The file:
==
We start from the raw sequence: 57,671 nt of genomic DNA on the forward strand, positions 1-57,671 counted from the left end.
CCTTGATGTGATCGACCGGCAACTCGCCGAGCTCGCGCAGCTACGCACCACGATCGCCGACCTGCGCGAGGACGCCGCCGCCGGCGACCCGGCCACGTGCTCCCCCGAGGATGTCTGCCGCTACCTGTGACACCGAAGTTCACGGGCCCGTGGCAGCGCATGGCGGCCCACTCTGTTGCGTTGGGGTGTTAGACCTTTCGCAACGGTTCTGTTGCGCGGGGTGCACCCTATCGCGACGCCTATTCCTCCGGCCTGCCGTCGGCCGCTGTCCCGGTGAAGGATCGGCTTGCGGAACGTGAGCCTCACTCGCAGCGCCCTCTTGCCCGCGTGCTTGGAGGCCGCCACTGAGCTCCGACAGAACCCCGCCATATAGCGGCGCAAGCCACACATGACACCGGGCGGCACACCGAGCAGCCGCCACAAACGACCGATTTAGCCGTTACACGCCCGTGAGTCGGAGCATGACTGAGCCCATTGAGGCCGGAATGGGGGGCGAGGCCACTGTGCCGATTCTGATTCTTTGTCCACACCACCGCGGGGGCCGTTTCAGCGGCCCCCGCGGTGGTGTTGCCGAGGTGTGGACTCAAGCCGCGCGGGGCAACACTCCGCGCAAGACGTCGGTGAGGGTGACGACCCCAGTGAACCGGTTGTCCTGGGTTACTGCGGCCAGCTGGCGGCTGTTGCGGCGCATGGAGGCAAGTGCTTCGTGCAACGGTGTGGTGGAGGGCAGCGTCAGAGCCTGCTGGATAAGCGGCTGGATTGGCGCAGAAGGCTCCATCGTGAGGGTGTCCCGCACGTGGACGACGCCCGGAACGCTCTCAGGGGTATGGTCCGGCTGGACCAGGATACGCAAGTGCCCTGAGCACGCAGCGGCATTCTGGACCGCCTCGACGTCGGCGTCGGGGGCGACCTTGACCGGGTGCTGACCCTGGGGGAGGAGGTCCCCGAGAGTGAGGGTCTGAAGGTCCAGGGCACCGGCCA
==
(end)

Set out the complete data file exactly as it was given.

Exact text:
We start from the raw sequence: 57,671 nt of genomic DNA on the forward strand, positions 1-57,671 counted from the left end.
CCTTGATGTGATCGACCGGCAACTCGCCGAGCTCGCGCAGCTACGCACCACGATCGCCGACCTGCGCGAGGACGCCGCCGCCGGCGACCCGGCCACGTGCTCCCCCGAGGATGTCTGCCGCTACCTGTGACACCGAAGTTCACGGGCCCGTGGCAGCGCATGGCGGCCCACTCTGTTGCGTTGGGGTGTTAGACCTTTCGCAACGGTTCTGTTGCGCGGGGTGCACCCTATCGCGACGCCTATTCCTCCGGCCTGCCGTCGGCCGCTGTCCCGGTGAAGGATCGGCTTGCGGAACGTGAGCCTCACTCGCAGCGCCCTCTTGCCCGCGTGCTTGGAGGCCGCCACTGAGCTCCGACAGAACCCCGCCATATAGCGGCGCAAGCCACACATGACACCGGGCGGCACACCGAGCAGCCGCCACAAACGACCGATTTAGCCGTTACACGCCCGTGAGTCGGAGCATGACTGAGCCCATTGAGGCCGGAATGGGGGGCGAGGCCACTGTGCCGATTCTGATTCTTTGTCCACACCACCGCGGGGGCCGTTTCAGCGGCCCCCGCGGTGGTGTTGCCGAGGTGTGGACTCAAGCCGCGCGGGGCAACACTCCGCGCAAGACGTCGGTGAGGGTGACGACCCCAGTGAACCGGTTGTCCTGGGTTACTGCGGCCAGCTGGCGGCTGTTGCGGCGCATGGAGGCAAGTGCTTCGTGCAACGGTGTGGTGGAGGGCAGCGTCAGAGCCTGCTGGATAAGCGGCTGGATTGGCGCAGAAGGCTCCATCGTGAGGGTGTCCCGCACGTGGACGACGCCCGGAACGCTCTCAGGGGTATGGTCCGGCTGGACCAGGATACGCAAGTGCCCTGAGCACGCAGCGGCATTCTGGACCGCCTCGACGTCGGCGTCGGGGGCGACCTTGACCGGGTGCTGACCCTGGGGGAGGAGGTCCCCGAGAGTGAGGGTCTGAAGGTCCAGGGCACCGGCCA